This Egret rookery was alive with squawking rustling, busy egrets up the river in Portobello, Panama, a small town near the San Blas Islands. Egrets are gregarious birds, although they may spend much of the day in solitary, feeding on small fish by the water's edge, then returning each evening to their large communal rookery.

An Egret rookery near Portobello, Panama
Page from Panamanian bird book

In the San Blas Islands of Panama we were amazed at the number of Spotted Rays that leapt out of the water, sometimes as much as 7 feet (2m) high.  Given that their mouths are underneath their bodies, we can't figure what they're doing jumping around like that.  Perhaps they have a sense of fun???

To the left is an example of a page in the A Guide to the Birds of Panama that we borrowed for a day.  We had seen a black bird with a yellow back and possible shoulder yellow while up the Chagres River of Panama.  We had a few choices, but with further study, it was clear to be the Yellow-Rumped Cacique, a bird that was also found in Venezuela, and hence was in our Guide to the Birds of Venezuela.  But it was nice to get confirmation from a Panama book as well.

Unknown Panamanian bird After we transited the Panama Canal we took a morning walk in the Panama City Metropolitan Park which is reputed to be the largest metropolitan park in the world.  It sure had lots of trails and hills and birds!  We stopped at the nursery to watch the local birds feeding on a banana that had been put out to attract them.  We were never able to identify these birds, so if someone out there in cyber-ville can help, let us know! Unknown Panamanian bird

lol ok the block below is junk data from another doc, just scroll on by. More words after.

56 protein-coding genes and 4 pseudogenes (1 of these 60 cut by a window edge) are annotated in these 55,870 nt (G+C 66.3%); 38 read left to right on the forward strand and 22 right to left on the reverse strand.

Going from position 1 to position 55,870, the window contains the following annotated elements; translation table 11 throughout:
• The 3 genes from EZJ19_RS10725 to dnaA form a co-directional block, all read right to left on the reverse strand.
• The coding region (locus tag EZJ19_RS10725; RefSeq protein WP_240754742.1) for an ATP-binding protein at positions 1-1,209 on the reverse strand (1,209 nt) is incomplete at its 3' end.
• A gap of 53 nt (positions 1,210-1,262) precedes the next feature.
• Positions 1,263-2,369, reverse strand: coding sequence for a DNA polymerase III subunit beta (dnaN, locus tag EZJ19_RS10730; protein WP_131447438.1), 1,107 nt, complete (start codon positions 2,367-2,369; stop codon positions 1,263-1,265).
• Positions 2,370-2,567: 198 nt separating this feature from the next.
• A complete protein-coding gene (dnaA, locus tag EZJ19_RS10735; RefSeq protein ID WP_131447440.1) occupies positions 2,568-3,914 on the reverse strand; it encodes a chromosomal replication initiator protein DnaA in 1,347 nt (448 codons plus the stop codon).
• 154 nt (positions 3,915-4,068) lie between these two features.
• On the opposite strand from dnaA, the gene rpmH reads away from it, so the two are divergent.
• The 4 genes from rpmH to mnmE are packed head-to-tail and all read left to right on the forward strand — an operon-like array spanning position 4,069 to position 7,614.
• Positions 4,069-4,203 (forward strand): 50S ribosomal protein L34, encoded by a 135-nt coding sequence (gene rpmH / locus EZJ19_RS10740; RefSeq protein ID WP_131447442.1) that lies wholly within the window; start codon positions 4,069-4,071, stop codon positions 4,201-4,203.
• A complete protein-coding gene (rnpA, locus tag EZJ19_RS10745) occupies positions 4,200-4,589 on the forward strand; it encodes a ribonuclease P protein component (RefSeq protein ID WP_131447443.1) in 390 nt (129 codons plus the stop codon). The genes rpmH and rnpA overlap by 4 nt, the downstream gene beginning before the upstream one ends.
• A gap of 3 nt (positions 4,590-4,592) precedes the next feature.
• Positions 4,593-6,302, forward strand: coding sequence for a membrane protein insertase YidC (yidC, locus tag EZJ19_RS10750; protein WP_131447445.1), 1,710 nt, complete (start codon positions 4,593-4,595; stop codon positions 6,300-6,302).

Unknown Panamanian bird. No larger photo available at this time Unknown Panamanian bird. No larger photo available at this time Unknown Panamanian bird. No larger photo available at this time

Unknown Panamanian bird. No larger photo available at this time Unknown Panamanian bird. No larger photo available at this time

Plants of Bonaire, Curacao, and the San Blas Islands of Panama

Cacti of the Curacao countryside Bonaire and Curacao had landscapes similar to the offshore islands of Venezuela: xerophytic (arid), and covered predominantly in cacti and thorn shrubs.  Many species of birds are particularly adapted  to live in this thorny, dry and harsh landscape. Prickly Pear and thorn trees, Curacao
The San Blas Islands of Panama are covered in coconut palms.  The Cuna Indians take turns living on the small islands to "mirar los cocos" which translates from Spanish as "watch the coconuts."  What they are actually doing is waiting for them to fall, then gathering them, loading them into their small sailing pirogues, and taking them to Colombia to sell.  Very little else grows on the islands that are covered in coconut trees.  Coconuts are a valuable crop not only for the sweet white "meat", but also the coconut oil that is used in many cosmetics and food products. The Chichime Cays of the San Blas